The Hunger Project was founded in 1977, in the wake of the rising debate on world hunger triggered by the first Rome World Food Conference.
Rather than simply being another relief organization, The Hunger Project was created as a strategic organization. Over the years, The Hunger Project has reinvented itself time and again to meet each challenge along the path of ending hunger.
Global Will and Commitment, 1977-1989. The Hunger Project carried out the world’s largest public education and advocacy campaign on the issue of hunger, designed to mobilize a global constituency committed to the end of hunger.
Aligning the hunger response community, 1979-1986. The Hunger Project played a catalytic role in mobilizing international support to stop famines in Cambodia (1979), Somalia (1980) and the entire African continent (1983-85). It was instrumental in the formation of InterAction – the coalition of US-based international relief and development organizations.
Committed leadership in Africa, 1987… After the 1985 famine, it was clear that Africa lacks sufficient leadership committed to the wellbeing of its people. To address this, The Hunger Project launched the Africa Prize for Leadership for the Sustainable End of Hunger in 1987.
Effective action at the grassroots, 1990… Typical top-down and charitable responses to hunger have proven too inefficient and inflexible to meet the challenge of hunger. In 1990, with the Planning Commission of India, The Hunger Project pioneered a new, decentralized, holistic, people-centered approach known as Strategic Planning in Action (SPIA). About 21,000 villages in Asia, Africa and Latin America have applied SPIA to empower people to achieve lasting improvements in health, education, nutrition and family income.
African Woman Food Farmer Initiative, 1999… Women grow the majority of food for household consumption in Africa, yet have been almost completely bypassed by official efforts to improve food production. The Hunger Project launched a new initiative to (a) develop and demonstrate an effective large-scale program of training and credit to economically empower tens of thousands of African women food farmers and (b) awaken policy makers to the fact that Africa’s future depends on the future of Africa’s women food farmers through a massive advocacy campaign.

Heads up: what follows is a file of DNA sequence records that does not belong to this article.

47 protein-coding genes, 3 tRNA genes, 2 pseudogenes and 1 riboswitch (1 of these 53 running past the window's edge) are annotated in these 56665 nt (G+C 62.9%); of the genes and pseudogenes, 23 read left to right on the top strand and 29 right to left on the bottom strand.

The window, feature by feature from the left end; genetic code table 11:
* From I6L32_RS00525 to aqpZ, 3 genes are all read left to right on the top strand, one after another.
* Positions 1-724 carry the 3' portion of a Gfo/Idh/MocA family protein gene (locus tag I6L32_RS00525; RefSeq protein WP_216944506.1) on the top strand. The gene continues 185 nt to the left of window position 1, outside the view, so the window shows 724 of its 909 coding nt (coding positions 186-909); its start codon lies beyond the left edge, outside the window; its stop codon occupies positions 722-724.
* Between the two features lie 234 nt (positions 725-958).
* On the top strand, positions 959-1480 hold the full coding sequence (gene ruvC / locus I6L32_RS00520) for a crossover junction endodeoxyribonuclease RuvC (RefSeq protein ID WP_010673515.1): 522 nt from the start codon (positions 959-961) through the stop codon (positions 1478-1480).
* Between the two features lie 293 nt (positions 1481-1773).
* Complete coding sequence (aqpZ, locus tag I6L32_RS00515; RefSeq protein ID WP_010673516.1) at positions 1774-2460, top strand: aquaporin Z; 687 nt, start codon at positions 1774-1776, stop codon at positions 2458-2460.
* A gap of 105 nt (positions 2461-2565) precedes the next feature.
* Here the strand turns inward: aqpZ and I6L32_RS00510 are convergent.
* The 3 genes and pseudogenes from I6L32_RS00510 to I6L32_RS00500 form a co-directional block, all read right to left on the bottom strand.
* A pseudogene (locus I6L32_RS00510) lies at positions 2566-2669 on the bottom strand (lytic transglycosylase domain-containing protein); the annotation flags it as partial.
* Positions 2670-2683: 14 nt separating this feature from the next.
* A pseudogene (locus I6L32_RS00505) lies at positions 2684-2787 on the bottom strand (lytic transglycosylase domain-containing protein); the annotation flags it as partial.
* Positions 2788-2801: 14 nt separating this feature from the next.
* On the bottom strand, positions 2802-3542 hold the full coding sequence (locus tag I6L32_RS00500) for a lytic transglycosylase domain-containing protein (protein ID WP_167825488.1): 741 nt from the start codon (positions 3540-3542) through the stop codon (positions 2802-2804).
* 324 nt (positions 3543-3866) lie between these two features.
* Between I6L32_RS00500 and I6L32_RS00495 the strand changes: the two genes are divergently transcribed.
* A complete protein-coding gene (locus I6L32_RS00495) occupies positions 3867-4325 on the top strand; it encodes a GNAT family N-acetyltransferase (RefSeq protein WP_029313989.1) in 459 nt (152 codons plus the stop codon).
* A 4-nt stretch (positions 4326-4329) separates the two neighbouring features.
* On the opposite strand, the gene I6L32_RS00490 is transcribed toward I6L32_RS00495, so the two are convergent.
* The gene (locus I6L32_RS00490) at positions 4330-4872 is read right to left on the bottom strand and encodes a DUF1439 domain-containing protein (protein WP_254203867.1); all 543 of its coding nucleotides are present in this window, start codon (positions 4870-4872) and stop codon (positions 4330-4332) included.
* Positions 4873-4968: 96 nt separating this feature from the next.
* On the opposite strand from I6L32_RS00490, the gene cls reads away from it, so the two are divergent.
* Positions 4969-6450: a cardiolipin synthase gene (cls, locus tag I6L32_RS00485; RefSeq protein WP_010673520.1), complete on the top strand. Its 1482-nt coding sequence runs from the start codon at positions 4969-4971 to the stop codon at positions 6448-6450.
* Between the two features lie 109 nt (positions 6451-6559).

Women and Local Democracy, 2000… Experts have shown that South Asia has the highest rates of childhood malnutrition because its women suffer the worst subjugation. New laws in India and Bangladesh, guaranteeing grassroots women seats in local government, present a unique opportunity to transform this age-old condition. In 2000, The Hunger Project launched an initiative which has provided leadership training to about 78,000 elected women, builds networks of ongoing support, and mobilizes the media for public support.
AIDS and Gender, 2001… AIDS is setting back decades of progress in Africa, and is out of control largely because women lack the power to protect themselves. In 2003, The Hunger Project launched a campaign based on the “AIDS and Gender Inequality Workshop” to empower people at the grassroots level to protect themselves and alter behaviors that drive the spread of the disease. The campaign has trained more than 1.1 million people.
Focus on the Millennium Development Goals (MDGs), 2004… Founding President of The Hunger Project, Joan Holmes, was appointed to serve on the United Nations Millennium Project Hunger Task Force. The Hunger Project seized the opportunity of unprecedented worldwide attention on issues of hunger and poverty to play a leadership role for the MDGs and highlight gender as a priority. We launched a campaign of education and advocacy designed to transform the way the world does development and have the world community recognize that bottom-up, gender-focused strategies are the only viable pathway to achieving the MDGs on a sustainable basis. We worked with our Country Directors to reexamine our programs to ensure they were at the cutting edge of strategic action to achieve the MDGs.
Setting Our Strategic Direction, 2009…At the G8 Summit in July 2009, world leaders made an unparalleled financial commitment to end world hunger and there was a growing shift in development thinking toward long-term, sustainable approaches that acknowledge women as key to the process. In this new climate, The Hunger Project’s designed a strategic direction to expand our scope via three key priorities: partnerships, advocacy, and impact.